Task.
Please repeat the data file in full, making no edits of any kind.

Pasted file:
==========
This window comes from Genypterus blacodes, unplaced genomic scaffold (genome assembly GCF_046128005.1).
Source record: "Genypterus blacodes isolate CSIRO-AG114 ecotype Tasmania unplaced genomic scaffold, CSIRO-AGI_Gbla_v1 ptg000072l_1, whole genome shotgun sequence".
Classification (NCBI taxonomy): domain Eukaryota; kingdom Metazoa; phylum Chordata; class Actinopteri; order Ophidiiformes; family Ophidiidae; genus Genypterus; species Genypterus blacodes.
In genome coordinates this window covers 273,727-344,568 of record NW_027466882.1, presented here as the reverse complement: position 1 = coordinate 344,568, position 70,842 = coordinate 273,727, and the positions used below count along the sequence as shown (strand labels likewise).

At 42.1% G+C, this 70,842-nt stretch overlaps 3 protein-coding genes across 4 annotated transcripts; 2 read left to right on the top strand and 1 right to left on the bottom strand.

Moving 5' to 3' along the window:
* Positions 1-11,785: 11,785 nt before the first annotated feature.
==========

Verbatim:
This window comes from Genypterus blacodes, unplaced genomic scaffold (genome assembly GCF_046128005.1).
Source record: "Genypterus blacodes isolate CSIRO-AG114 ecotype Tasmania unplaced genomic scaffold, CSIRO-AGI_Gbla_v1 ptg000072l_1, whole genome shotgun sequence".
Classification (NCBI taxonomy): domain Eukaryota; kingdom Metazoa; phylum Chordata; class Actinopteri; order Ophidiiformes; family Ophidiidae; genus Genypterus; species Genypterus blacodes.
In genome coordinates this window covers 273,727-344,568 of record NW_027466882.1, presented here as the reverse complement: position 1 = coordinate 344,568, position 70,842 = coordinate 273,727, and the positions used below count along the sequence as shown (strand labels likewise).

At 42.1% G+C, this 70,842-nt stretch overlaps 3 protein-coding genes across 4 annotated transcripts; 2 read left to right on the top strand and 1 right to left on the bottom strand.

Moving 5' to 3' along the window:
* Positions 1-11,785: 11,785 nt before the first annotated feature.